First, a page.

- May 10, 2022
- Posted by:
- Categories: Book Writing Guide, Writers King Resources
Writing Book Introduction -3 Steps to write a Catchy Introduction for your Book
Writing Book Introduction sometimes can leave an author thinking about the right approach. A poorly written Book introduction may result in a lack of attention to continue reading the book. Hence, writing book introduction is an act that cannot be overemphasized
You might desire to be the Finest Author and the most preferred Bestselling writer within. Your Book might be the most attractive one in terms of outer Beauty and cover graphics. It is important to note that all of these are connected to the Solidity of your Introduction.
Scaling through the Introductory part of every book is a major concern for so many writers as they just find it difficult to rightly articulate this part in their Books. The Chapters might have been duly arranged but because of the duties the Introduction performs, it becomes difficult to outline.
The Introduction to a Book is like a Selling point to the entire work. Most persons will not pick up a book unless they have gone through the introduction and are satisfied with what it tells them. It catches the attention of the Reader and becomes a Motivational factor for the reader to pick up the Book. This is the major reason why some writers keep struggling to write this part.
That isn’t a problem anymore because, in this article, we will teach you how to write a Concrete introduction for your Book and make it more appealing to readers.
The Introduction to any Book Answers three important questions
- What is the Book all about?
- Why must I read the Book?
- Who is the book meant for?
The answers to these questions can be easily gotten by going through the introduction. Asides from this, the Introduction covers the Scope of the Book covers.
To write compelling introductions, there are things to strongly avoid
Giving away your Points
In as much as you want to attract your readers’ attention to pick up a Book, you shod be careful not to expose your points in the introduction. It should be more like a Hint to what is to come, not the Body of an Essay, where you state all the points you have to present. You run the risk of losing that reader because the person has gotten everything he wanted right in the introduction and the other things you write are just mere repetition.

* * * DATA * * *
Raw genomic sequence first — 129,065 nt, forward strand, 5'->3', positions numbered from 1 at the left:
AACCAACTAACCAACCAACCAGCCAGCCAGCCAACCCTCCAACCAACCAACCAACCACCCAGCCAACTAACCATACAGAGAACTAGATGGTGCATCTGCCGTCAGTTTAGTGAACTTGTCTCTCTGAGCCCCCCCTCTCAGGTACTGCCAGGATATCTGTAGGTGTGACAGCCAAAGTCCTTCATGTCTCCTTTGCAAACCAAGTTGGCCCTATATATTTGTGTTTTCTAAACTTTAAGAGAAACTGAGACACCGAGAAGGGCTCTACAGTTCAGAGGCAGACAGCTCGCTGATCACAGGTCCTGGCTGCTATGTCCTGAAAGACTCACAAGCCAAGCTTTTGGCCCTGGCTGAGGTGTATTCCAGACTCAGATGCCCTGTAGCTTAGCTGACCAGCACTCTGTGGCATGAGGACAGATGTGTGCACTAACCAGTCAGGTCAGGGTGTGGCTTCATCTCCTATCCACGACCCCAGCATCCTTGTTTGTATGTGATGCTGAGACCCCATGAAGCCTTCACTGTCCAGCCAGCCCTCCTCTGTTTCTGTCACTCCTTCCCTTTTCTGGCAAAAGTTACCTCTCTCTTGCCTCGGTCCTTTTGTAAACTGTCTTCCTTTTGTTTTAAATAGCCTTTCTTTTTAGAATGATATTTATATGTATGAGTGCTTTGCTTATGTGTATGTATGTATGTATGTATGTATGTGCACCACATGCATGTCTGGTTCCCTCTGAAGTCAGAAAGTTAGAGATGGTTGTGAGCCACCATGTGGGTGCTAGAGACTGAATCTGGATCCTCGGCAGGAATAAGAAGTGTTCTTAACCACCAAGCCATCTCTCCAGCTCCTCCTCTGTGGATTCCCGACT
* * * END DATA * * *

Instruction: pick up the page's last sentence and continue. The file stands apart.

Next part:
Too lengthy Introductions
I try to present to the reader what is to come and how the Book directly affects them, some writers end up making it too long and cumbersome. Let us understand something really quickly, there is no ideal length for the introduction of a Book. It is determined by the Nature of the Book and what is talked about.
I know a lot of Impatient readers and once they pick up your Book and find the Introduction exceeding a bearable length, they tend to drift. In other to keep them glued and get their attention, you need to avoid over-writing. Just state your desired points, and make it as brief as possible. If it must be bulky, let it be because it is necessary for it to be so and not a product of repeated tenses.
Having established these points, how then should an Introduction be written? Follow Me as I give you these 3 Vital Steps.
Use a Story Format
There is one Key Ingredient in writing that successfully traps the reader’s mind and that is a story. The length of an Introduction may not necessarily be a problem if it is written like a story. The first thing it does is capture the reader’s attention. Suddenly, the reader becomes so interested in knowing more about the Subject and relating it to his personal life and experiences.
Gradually, you win him over. The story must relate to the topic so that you don’t end up deviating from the topic talked about. It also helps build the confidence of the Reader in the mastery of the terrain the Book aims to delve into. For example, when talking about addictions, sitting a story of someone who had similar issues and suddenly changed makes the reader convinced that the Book can be a tool to aid him.
Present the Theme of the Book
The theme of any work is the Central Idea of that particular work. In addition to using a Story format, you need to state the goal the Book aims to achieve and the questions it is geared at answering.